“Lean In” and Sheryl Sandberg have permeated every news channel, major corporation and magazine cover during the last couple of months. The book has been wildly successful and Sandberg has led an army of mainly women in the charge for equality in the workplace. While her book is very helpful and it’s great companies want to aid women in the work/life balance struggle, “Lean In” is not a gospel for every woman out there.
The work/life balance is such a personal issue for men and women alike that no one prescribed way can be applied to everyone’s situation. In reality, it comes down to how you define success. Is is a c-suite office, a certain pay grade, or having happy, responsible children? I can’t answer that question for you and neither can Sheryl Sandberg. What we can do, as women fighting for a better tomorrow, is lift each other up rather than bring one another down.
Success is one of those obscure topics like happiness. There’s the dictionary definition but that can’t possibly capture everyone’s feelings on these sometimes lofty out-of-reach ideas. A co-worker recently shared a Harvard Business Review (HRB) article that eloquently addressed the topic of success saying “You have to define what success means to you—understanding, of course, that your definition will evolve over time.” I experienced this epitome earlier in the week when I made the conscious decision to attend my fitness class instead of staying later at work. As a young professional, my career is top of mind, but since the start of 2014, my health has become a top priority too. Right now, being successful means taking time for myself, whether that is a yoga class or a manicure.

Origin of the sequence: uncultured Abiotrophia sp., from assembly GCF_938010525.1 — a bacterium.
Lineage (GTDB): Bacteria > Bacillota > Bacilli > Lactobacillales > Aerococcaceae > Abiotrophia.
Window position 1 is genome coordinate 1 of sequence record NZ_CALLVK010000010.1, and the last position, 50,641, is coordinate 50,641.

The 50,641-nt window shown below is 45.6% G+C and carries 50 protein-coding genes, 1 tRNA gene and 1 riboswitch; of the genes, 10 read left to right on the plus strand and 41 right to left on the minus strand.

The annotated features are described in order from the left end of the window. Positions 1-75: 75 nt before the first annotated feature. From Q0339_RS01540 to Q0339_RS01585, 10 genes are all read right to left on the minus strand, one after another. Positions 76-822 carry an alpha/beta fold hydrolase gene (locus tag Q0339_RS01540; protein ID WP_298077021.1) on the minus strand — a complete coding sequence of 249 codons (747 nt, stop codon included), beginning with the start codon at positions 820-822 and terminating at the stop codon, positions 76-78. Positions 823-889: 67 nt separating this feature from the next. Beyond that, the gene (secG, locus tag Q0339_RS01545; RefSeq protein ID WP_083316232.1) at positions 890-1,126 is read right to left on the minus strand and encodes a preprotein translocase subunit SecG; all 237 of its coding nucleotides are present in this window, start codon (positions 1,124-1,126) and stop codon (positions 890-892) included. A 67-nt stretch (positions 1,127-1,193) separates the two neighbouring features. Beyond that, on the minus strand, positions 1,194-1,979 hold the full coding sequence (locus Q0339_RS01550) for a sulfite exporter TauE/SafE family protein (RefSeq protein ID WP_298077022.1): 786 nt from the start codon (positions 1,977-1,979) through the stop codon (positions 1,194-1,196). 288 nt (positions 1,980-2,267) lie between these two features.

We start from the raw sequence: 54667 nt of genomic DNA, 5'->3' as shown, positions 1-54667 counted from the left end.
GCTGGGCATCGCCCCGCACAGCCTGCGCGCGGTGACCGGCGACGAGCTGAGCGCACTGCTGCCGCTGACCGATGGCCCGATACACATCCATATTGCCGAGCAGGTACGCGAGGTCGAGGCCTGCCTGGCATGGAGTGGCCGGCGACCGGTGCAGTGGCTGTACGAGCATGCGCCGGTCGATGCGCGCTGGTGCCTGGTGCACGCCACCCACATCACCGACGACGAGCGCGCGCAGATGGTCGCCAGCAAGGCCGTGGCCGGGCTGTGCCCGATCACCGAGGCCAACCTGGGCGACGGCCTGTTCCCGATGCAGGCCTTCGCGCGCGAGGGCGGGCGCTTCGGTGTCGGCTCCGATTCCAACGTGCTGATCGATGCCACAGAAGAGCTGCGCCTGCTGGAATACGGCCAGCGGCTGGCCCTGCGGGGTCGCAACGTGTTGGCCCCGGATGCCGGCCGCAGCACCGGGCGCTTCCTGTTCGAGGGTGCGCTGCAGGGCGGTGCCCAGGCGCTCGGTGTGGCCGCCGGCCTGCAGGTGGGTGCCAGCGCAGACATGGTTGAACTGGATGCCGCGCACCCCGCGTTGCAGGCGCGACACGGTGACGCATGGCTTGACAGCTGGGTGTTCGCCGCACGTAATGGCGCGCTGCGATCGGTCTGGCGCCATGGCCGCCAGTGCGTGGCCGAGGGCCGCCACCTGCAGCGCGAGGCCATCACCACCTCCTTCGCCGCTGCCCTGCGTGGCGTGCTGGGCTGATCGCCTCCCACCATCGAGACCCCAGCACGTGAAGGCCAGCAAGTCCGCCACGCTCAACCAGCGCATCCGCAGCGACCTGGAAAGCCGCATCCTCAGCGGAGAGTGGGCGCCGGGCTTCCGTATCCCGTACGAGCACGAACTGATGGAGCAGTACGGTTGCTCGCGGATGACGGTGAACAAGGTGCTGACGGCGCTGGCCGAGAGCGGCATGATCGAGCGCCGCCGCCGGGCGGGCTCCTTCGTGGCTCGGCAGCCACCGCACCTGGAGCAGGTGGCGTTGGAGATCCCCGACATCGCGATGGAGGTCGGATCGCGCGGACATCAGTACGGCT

It is easy to define success right now as a single, young professional with no responsibility to anyone but myself. However, I know it will gradually become harder, when I add a significant other and children to the mix. That is why I enjoyed the HBR article so much; it is okay for your definition of success to change as your grow and figure out what you want from this life. I look at others my age and occasionally question their lack of ambition. But who am I to define success for them? I can’t want for others what they don’t want for themselves. We can’t define success for anyone else but ourselves.
I think that having a clear definition of success and sharing it with your board of directors is important. Of course, you can change this definition whenever you need to, but keeping it top of mind will help you make tough decisions. If you define success as being home with your children by 6 p.m. three nights a week, write it on a post-it, share it with your team and make it happen! I doubt it will always be easy and sometimes you’ll have to sacrifice, but keeping your definition of success top of mind should help.
How do you define success? Please share your thoughts with me in the comments section!